Photo by Ed Hopkins
The condensation trail emitted by jet aircraft exhaust are called contrails. Contrails form when hot humid air from jet exhaust mixes with environmental air of low vapor pressure and low temperature. The mixing is a result of turbulence generated by the engine exhaust. Cloud formation by a mixing process is similar to the cloud you see when you exhale and "see your breath". The figure below represents how saturation vapor pressure varies as a function of temperature. The blue line is the saturation vapor pressure for ice as a function of temperature (in degrees Kelvin). Air parcels in the region labeled saturated will form a cloud. Imagine two parcels of air, A and B, as located on the diagram. Both parcels are unsaturated. If B represents the engine exhaust, then as it mixes with the environment (parcel A) its temperature and corresponding vapor pressure will follow the dotted line. Where this dotted line intersects the blue line is where the parcel becomes saturated, and a cloud will form.
If you are attentive to contrail formation and duration, you will notice that they can rapidly dissipate or spread horizontally into an extensive thin cirrus layer. How long a contrail remains intact depends on the humidity structure and winds of the upper troposphere. If the atmosphere is near saturation the contrail may exist for some time. On the other hand, if the atmosphere is dry then as the contrail mixes with the environment it dissipates. Contrails are a concern in climate studies as increased jet aircraft traffic may result in an increase in cloud cover. It has been estimated that in certain heavy air-traffic corridors, cloud cover has increased by as much as 20%. An increase in cloud amount changes the region's radiation balance. For example, solar energy reaching the surface may be reduced, resulting in surface cooling. Contrail clouds also reduce the terrestrial energy losses of the planet, resulting in a warming. Jet exhaust also plays a role in modifying the chemistry of the upper troposphere and lower stratosphere. NASA and the DOE are sponsoring a research program to study the impact contrails have on atmospheric chemistry, weather and climate.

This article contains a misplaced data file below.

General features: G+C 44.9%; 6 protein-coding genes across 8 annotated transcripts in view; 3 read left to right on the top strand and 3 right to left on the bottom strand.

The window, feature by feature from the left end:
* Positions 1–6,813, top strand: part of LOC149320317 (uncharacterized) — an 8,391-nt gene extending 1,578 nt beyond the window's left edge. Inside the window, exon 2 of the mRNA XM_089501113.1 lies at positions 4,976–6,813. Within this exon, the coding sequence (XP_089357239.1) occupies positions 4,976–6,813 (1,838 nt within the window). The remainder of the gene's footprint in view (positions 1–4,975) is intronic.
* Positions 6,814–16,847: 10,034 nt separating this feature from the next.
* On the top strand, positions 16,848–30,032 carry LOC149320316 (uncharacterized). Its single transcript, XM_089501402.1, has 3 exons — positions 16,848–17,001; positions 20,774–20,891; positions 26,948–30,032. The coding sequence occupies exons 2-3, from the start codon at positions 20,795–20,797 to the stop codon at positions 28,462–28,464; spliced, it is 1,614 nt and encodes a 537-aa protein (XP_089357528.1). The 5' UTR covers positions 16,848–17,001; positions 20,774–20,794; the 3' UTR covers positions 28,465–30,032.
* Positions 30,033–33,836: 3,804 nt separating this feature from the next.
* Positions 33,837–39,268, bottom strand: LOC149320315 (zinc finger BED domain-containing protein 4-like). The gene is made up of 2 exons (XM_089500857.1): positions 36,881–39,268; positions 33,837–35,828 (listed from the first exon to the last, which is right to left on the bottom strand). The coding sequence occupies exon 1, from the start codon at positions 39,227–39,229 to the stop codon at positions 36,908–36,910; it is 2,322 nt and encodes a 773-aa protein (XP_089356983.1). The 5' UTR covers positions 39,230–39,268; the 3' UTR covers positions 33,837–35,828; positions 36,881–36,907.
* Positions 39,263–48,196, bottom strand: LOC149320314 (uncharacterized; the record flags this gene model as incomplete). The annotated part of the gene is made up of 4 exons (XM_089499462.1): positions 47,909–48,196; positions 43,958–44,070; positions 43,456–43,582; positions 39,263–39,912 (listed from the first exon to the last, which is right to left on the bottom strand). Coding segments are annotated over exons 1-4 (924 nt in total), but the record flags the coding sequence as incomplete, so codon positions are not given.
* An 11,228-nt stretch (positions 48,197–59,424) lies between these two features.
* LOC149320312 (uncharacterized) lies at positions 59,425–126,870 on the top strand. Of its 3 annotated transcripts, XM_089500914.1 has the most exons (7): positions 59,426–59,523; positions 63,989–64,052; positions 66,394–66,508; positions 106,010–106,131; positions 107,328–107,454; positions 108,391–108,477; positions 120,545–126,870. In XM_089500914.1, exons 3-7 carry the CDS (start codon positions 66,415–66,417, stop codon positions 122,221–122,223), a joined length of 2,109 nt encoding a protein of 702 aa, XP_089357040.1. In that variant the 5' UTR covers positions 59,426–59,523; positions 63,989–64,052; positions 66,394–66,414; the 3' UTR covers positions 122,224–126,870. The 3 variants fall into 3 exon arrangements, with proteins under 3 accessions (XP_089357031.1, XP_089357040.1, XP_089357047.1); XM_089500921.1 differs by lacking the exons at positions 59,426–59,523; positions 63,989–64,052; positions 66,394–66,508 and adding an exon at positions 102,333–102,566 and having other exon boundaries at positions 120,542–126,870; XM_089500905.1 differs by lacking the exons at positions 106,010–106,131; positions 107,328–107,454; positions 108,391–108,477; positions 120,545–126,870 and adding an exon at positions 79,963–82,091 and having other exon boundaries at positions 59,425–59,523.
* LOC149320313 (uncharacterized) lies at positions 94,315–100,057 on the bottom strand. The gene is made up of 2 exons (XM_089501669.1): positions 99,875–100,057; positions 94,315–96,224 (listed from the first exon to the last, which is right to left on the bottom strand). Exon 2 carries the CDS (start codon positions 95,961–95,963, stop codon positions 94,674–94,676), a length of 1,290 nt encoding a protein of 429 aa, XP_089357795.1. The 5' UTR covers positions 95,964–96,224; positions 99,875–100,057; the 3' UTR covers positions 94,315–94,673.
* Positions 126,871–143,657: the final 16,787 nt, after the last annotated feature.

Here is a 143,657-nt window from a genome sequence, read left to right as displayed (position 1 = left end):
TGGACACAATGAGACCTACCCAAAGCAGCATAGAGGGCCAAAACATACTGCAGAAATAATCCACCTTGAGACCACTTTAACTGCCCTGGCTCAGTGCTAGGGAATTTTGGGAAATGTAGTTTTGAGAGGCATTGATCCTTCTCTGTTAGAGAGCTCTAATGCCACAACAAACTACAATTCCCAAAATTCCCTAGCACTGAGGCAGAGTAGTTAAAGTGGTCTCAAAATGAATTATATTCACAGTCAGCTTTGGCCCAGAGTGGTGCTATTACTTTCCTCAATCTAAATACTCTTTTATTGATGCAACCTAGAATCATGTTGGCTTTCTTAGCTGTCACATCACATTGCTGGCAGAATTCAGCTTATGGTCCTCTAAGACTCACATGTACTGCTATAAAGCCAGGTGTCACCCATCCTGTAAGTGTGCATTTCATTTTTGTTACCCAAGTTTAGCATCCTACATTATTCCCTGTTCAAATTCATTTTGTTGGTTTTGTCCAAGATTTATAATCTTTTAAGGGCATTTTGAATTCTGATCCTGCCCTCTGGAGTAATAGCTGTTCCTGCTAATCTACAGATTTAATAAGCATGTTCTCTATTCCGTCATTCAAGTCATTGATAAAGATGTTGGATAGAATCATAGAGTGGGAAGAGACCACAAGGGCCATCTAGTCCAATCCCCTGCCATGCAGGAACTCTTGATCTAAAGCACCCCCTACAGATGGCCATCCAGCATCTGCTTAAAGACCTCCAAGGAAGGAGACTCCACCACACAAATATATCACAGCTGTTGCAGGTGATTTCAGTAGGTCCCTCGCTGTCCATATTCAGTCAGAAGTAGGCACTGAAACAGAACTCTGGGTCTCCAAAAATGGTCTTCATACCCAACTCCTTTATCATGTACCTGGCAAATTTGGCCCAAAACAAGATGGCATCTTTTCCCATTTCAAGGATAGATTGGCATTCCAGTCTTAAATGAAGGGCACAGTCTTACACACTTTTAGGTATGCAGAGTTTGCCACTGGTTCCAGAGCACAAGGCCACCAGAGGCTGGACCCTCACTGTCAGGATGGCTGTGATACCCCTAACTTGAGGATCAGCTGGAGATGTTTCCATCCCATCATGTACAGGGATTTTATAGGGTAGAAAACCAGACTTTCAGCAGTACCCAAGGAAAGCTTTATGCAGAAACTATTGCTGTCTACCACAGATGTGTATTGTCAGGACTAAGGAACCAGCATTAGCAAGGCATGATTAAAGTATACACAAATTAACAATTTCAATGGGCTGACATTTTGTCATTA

In the series of satellite images below you can investigate the duration of contrails. The satellite images are from the GOES-8 visible channel. Each image is separated in time by approximately 15 minutes. The GOES-8 image has a spatial resolution of approximately 1 km. The satellite image is a view of upper midwest including southern Wisconsin and northern Illinois. Contrails were observed from the ground during this period. At this wavelength, the GOES-8 imager is measuring the amount of radiant energy reflected by the surface and the clouds. The whiter a given portion of the image, the larger the amount of reflected visible light. White portions of the image represent thick clouds and dark regions are water or heavily vegetated regions. Contrails show up on the image as white streaks, similar to how they appear from a surface view.
When you view this image of 1846 UTC, notice the individual contrails labeled A and B.
In this image 30 minutes later (1902 UTC), both these contrails exist, as well as others.
By 1932 UTC, these contrails still exist. Also notice how the contrail labeled C is spreading. Notice also that these clouds are generating shadows. Since we know the position of the sun, we can use these shadows, to calculate the height of the clouds that cast them. To view a 3 1/2 hour time sequence of the contrails generated on this day click here.